“In addition to this permanent steelwork a further 90t of enabling steelwork has been designed, fabricated and installed to support and stabilise the structures during their partial stages of completion,” explains Watson Steel Project Manager Peter Riley.

Watson Steel initially received drawings of the main frame steelwork from Sir Robert McAlpine in April 2010 and then undertook to have the first 1,450t of painted steelwork for the arena delivered to site 18 weeks later in early August. This was followed quickly, at the end of the month, by the first 1,550t of steel for the velodrome, and then finally the 250t of steel for the annex arrived on site in November.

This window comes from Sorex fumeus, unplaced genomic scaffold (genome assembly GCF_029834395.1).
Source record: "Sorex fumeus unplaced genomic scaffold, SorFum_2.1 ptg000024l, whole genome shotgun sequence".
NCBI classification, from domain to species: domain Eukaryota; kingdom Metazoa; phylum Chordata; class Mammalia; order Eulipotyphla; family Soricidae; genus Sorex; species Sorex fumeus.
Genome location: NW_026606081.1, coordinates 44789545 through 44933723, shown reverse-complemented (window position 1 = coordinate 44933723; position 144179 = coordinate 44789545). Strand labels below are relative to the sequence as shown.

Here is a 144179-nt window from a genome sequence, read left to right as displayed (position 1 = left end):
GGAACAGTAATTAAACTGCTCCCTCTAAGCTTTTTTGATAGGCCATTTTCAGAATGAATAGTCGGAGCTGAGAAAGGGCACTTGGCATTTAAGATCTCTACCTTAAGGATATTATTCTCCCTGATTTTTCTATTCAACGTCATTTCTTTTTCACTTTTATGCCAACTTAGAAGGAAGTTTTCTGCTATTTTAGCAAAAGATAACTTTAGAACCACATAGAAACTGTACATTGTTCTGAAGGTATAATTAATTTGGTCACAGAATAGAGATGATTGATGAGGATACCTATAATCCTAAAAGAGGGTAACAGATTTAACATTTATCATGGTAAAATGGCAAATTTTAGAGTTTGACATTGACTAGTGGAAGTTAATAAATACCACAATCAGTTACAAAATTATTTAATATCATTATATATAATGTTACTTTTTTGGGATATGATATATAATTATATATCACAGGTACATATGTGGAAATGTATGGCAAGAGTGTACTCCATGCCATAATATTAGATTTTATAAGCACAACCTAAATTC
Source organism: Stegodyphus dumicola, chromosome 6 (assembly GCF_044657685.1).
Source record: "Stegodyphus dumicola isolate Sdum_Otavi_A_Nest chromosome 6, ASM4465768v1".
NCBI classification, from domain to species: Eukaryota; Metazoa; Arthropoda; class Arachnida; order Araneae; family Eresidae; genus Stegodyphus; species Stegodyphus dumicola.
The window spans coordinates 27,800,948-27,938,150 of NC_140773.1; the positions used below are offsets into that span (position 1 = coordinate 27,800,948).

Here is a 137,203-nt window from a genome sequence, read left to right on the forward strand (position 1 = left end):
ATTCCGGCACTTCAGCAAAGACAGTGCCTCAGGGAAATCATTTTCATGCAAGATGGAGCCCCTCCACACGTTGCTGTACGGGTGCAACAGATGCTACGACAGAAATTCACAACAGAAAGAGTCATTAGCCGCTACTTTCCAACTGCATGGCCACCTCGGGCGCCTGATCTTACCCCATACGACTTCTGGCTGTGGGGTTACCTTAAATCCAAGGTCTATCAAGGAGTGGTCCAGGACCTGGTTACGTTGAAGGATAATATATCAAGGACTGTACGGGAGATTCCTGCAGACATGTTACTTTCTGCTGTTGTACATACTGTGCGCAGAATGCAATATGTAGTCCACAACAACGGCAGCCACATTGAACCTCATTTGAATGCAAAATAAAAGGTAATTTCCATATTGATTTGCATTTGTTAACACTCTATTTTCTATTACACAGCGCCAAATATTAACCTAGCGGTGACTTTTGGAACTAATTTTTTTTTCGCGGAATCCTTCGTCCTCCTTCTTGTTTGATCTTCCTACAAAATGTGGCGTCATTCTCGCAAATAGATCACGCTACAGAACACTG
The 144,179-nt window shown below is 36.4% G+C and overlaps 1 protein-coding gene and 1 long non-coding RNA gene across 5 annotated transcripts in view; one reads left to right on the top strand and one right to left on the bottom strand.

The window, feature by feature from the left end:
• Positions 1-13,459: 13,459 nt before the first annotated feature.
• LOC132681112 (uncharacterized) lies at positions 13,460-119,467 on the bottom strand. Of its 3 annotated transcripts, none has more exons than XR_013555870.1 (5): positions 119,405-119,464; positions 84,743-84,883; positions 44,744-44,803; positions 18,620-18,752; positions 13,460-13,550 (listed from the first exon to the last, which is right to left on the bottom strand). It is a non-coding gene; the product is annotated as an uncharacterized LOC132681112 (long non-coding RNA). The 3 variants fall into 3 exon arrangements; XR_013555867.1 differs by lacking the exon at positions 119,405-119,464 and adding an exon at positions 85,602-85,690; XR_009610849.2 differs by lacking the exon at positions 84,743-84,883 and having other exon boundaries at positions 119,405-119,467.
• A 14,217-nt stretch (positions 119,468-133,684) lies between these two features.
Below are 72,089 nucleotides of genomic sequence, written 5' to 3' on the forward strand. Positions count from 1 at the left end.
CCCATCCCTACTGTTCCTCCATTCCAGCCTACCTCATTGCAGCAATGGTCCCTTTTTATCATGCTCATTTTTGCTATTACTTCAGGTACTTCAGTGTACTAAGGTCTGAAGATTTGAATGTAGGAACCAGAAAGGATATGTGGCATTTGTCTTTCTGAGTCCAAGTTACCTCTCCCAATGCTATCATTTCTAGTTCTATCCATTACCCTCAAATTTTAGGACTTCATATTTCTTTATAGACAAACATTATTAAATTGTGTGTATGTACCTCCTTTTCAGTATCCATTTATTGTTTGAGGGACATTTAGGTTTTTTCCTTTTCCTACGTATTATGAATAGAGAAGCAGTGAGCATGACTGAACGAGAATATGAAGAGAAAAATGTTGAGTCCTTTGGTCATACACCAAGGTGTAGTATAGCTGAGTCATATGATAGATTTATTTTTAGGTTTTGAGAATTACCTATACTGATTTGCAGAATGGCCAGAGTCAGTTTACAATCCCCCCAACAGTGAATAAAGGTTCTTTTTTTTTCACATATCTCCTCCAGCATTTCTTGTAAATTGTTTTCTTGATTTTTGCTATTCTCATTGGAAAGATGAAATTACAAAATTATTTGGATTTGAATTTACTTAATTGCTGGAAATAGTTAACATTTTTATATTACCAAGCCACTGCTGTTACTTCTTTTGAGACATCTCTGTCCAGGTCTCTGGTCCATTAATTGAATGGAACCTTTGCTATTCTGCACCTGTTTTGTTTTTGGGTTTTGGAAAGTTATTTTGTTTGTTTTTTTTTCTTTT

Both main structures are alike in form, with a large column free space at the centre, so consequently they had similar erection programmes. As the hub was one of the first phases of the project to be built, it offered some stability to the steelwork as it was erected, however temporary works and some ingenious engineering were still required to erect both structures.

The most interesting element of the steelwork, and one that provides the principal strength of both roof structures, are two pairs of unusual primary trusses. Each is formed from a 10m wide × 3.4m deep × 93m long fully braced box girder, manufactured from conventional I-sections.

The bespoke trusses provide the strength for both of the venue’s roof structures